Soon, the mother and her cronies joined from the balconies and parapets and started making menacing noises in my general direction while moving in towards the area I was circling like a headless chicken. Most of the tourists and even my cousin who had come with me, moved back and started shouting for help. 
The help came from a young priest at the temple, dressed in white with a glowing red tikka on his forehead. He came out of the sanctum and just harrumphed once! Loudly! All the primates melted away. The smallie who was enjoying a ride clutching my frock, ran pell mell to its mother who caught it tight and melted up in the temple's dome.
Today, as I spent the day rehashing all those memories, about my grandmom and the peaceful-turbulent Ganga. I smiled many times thinking of the monkey packs of the city and their stupid antics and legendary tales of their attacks like, when they had bitten my granny for no reason but, that she was in the way and unarmed and had left her bleeding at the terrace. They seemed no better than the thugs and goons of the city who were a staple topic for lunchtime conversation.
And then, I came across this story from the Jataka Tales about the Boddhisatva who was also the wise monkey king. It made me think that we never know who is the monkey, and who, the king! So, I decided to share it here with everyone...
There was once a kingdom of monkeys in the forest. The king of the monkeys was very large, He was also,  very kind and wise. One day, the king was strolling through the forest and he noticed mango trees along a riverbank. He also noticed a human castle downstream. He then ordered the monkeys to remove all the mangoes from these trees, "or there would be disaster". The monkeys did not understand the king's intention, but they did as told anyway. All the mangoes were taken off these trees except one. This one was hidden behind some bushes and brambles.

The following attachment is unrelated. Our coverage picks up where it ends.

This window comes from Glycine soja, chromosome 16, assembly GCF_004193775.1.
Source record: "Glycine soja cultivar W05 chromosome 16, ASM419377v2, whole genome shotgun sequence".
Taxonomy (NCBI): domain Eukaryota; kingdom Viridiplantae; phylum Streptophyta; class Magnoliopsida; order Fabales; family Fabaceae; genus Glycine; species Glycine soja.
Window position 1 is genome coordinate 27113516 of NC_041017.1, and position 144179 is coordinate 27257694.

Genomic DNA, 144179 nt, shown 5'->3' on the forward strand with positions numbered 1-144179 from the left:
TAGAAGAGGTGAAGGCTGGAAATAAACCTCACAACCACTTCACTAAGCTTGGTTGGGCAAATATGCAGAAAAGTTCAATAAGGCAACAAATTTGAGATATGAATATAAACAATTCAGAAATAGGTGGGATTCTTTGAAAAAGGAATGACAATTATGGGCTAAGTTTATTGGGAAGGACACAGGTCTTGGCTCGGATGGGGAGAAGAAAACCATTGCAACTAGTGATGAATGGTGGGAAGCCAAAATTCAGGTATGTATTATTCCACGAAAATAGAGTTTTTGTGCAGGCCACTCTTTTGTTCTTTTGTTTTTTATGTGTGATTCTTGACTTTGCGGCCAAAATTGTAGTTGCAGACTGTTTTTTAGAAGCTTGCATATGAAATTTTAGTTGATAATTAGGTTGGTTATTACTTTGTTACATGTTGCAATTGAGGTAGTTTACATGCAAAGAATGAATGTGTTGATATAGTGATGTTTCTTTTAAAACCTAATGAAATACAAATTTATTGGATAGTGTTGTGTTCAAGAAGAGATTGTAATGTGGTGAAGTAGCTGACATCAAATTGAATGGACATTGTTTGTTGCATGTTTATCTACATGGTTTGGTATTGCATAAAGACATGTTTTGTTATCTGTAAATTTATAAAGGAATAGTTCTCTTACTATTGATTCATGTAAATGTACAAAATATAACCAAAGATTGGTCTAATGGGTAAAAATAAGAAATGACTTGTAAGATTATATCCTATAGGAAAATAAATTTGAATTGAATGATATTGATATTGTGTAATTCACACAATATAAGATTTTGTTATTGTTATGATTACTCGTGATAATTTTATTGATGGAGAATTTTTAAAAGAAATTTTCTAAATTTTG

One day, a ripe mango fell into the river from the hidden tree. It flowed downstream where the human king was having a bath. He noticed the mango and asked the prime minister what it was. The prime minister told him it was a mango, a fruit of wonderful taste. The king then ordered that the mango be cut into small pieces and he gave a piece to each of his ministers. When satisfied that the mango was not poisonous, he ate the rest of it and realized how tasty it was. He craved for more.
The next day, the human king, with his troops, went upstream to search for more of these fruits. There were lots of mango trees, but also lots of monkeys. The human king didn't want to share the mangoes with the monkeys, so he ordered all of them to be killed. A massacre started.When the news reached the wise monkey king, he commented, "The day has finally arrived". The thousands of monkeys were chased all the way to the edge of the forest. There was a deep cliff at there and a bamboo forest at the other side of the cliff. The monkey king saw that if his subjects could cross over to the bamboo forest, they would be safe.With his huge body, he formed a bridge over the cliff and thousands of monkeys trampled over him to reach the safety of the bamboo forest. He endured the pain without a word. One monkey, who did not like the king, saw this as an opportunity to get even. As he was crossing over the king's body, he pierced a spear through the king's heart. The king screamed in pain but endured until all his subjects were safely across. Then he collapsed.The human king had witnessed the whole drama. He was so touched that he ordered the monkey king to be saved. When the monkey king recovered his consciousness, the human king asked him, "You are their king. Why did risk your life for them?". The monkey king replied, "Because I am their king". After that, he died.The human king was so touched that he decided to be a good king from that day and he ordered that the monkeys in the bamboo forest be protected from harm forever.